Certainly natural fire events would have increased and preferentially favoured eucalypts over other types of plants less well adapted to fire, but the sheer frequency of fire in the landscape had much to do with the deliberate use of it by aborigines.
This changed everything forever.
Now we've had our part to play in this. We have worked our own changes on the environment too. The first settlers in the east of the continent report plants such as vines of various types that simply don't exist any more.
But let's get rid of our romantic delusions about primitive tribal peoples. It is modern civilisation that actually cares for the environment, and which has the resources to do so.
This is why there is more forested land in the United States now than 150 years ago. It is wealthy enough and cares enough to be able to make the decision to fore go the use of otherwise productive land and let nature reclaim it.
People living on the edge of survival, and that is always the lot of primitive hunter gatherers, do not have that luxury. They must kill and burn and do what ever else is needed just to survive. Their survival has always been marginal and tenuous. And that has been the same story repeated everywhere there has been such people.
June 26, 2009
UPDATE: Obama prepares to hold Gitmo guys indefinitely, just as Bush did. “Ex-Vice President Dick Cheney will be so pleased that the Obama-Biden folks finally accepted his advice to protect national security.”
A straightforward inquiry from the ABC’s Emma Griffiths:
If Turnbull hadn't over-reached we might have been rid of this buffoon, and got the man who should have had the job from the start - Lindsay Tanner.
Thursday, June 25, 2009
– the latest date in fifty years of record keeping
By Joseph D’Aleo, AMS Fellow, CCM
The average arctic temperature is still not above (take your pick) 32°F 0°C 273.15°K–this the latest date in fifty years of record keeping that this has happened. Usually it is beginning to level off now and if it does so, it will stay near freezing on average in the arctic leading to still less melting than last summer which saw a 9% increase in arctic ice than in 2007.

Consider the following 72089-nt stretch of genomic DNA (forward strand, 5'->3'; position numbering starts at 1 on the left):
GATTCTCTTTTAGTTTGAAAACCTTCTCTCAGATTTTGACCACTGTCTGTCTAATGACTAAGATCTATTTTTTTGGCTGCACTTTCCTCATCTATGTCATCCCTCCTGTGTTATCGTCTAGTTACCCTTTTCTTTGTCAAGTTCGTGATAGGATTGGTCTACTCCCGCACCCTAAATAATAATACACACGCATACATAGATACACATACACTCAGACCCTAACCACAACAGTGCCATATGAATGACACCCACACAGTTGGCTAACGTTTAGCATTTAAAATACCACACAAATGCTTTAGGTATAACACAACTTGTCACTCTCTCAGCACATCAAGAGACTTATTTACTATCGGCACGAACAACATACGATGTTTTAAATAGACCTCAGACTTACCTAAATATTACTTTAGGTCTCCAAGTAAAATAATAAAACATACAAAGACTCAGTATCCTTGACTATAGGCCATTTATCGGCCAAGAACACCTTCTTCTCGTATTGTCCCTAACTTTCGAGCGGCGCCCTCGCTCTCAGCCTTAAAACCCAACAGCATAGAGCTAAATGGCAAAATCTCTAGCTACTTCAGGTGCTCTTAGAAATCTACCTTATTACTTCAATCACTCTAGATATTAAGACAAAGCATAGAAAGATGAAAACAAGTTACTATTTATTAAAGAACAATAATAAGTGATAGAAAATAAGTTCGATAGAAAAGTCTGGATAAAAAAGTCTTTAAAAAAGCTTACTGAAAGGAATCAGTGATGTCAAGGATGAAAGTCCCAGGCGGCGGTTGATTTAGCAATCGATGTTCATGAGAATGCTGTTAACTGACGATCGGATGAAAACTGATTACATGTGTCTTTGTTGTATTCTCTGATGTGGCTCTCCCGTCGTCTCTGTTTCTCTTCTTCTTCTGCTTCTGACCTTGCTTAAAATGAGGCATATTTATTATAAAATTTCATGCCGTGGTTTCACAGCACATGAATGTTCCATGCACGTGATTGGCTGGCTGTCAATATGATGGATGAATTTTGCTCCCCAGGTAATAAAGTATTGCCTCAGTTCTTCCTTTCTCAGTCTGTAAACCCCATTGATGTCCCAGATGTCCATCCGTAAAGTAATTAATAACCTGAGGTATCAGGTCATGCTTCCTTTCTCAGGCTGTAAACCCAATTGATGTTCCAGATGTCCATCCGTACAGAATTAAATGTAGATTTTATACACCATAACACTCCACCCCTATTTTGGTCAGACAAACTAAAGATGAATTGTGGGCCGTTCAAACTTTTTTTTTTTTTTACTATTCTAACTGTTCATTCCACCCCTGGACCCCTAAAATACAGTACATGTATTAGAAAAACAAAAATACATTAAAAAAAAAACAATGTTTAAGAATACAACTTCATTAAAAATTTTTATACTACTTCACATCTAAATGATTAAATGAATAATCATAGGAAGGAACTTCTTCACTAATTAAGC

This is not the first time that the EPA in the United States has been caught manufacturing results according to predetermined outcomes.
As politically incorrect as it is to say, they did this in relation to secondhand tobacco smoke and again by simply choosing to ignore evidence that conflicted with what it wanted to find.
Examiner.com's Thomas Fuller describes himself as a "liberal Democrat who happens to lean towards the skeptic arguments regarding AGW."
And he was certainly initially sceptical about the claims made by the EPA insider.
The series of emails between him and the insider are discussed at Watts Up With That?
His article is The EPA's internal nightmare over global warming: Part 1
Hmmm, part 1? Sounds like there is more sceptical goodness to come. Can't wait.
In the Dark began pondering this after a chat with an American friend about applying baseball terms to dating.
Some would work fairly well, of course. I think leg bye has an obvious connotation for anyone who strays down the legside. I’m sure we’ve all also been in situations where we might have wanted to run out or even perhaps retire hurt. However, the mind boggles at what might have to go wrong in order for you to have to declare a wide or a no ball; the latter may well involve a bouncer. An outside edge would be an unfortunate occurrence, and it may have the same result as being stumped.
The presence of a third man is probably a rarity for most people on a date, but perhaps I’m just making a silly point there. Generally speaking, a fine leg is greatly appreciated, and a long leg would be a pretty good alternative. I’m not myself sure about short leg – let alone a square leg - but whatever floats your bat boat.
Cover or extra cover is usually recommended these days but, even then, there’s a risk of one or more slips. Things would have to go very badly wrong, however, for there to be a risk of a leg-break. A late cut sounds too painful to contemplate and most would be satisfied with a pull if there was no alternative. I’ve always been partial to a quick single, and would even jump at the chance of a full toss, but most would prefer to make it through to a complete innings which probably involves finding one or more boundaries.
Phew! I’m glad I got all the way to the end without making a corny joke about bowling a maiden over…
Thanks Drew! At last, someone has made an effort to put the root back into the square root and apply quantum mechanics to human field interactions of varying symmetry states.
Recent changes to the criteria for allocating research funding require particle physicists and astronomers to justify the wider social, cultural and economic impact of their science. In view of the directive to engage in work more directly relevant to the person in the street, I’ve decided to share with you my latest results, which involve the application of ideas from theoretical physics in the wider field of human activity. That is, if you’re one of those people who likes to have sex in a field.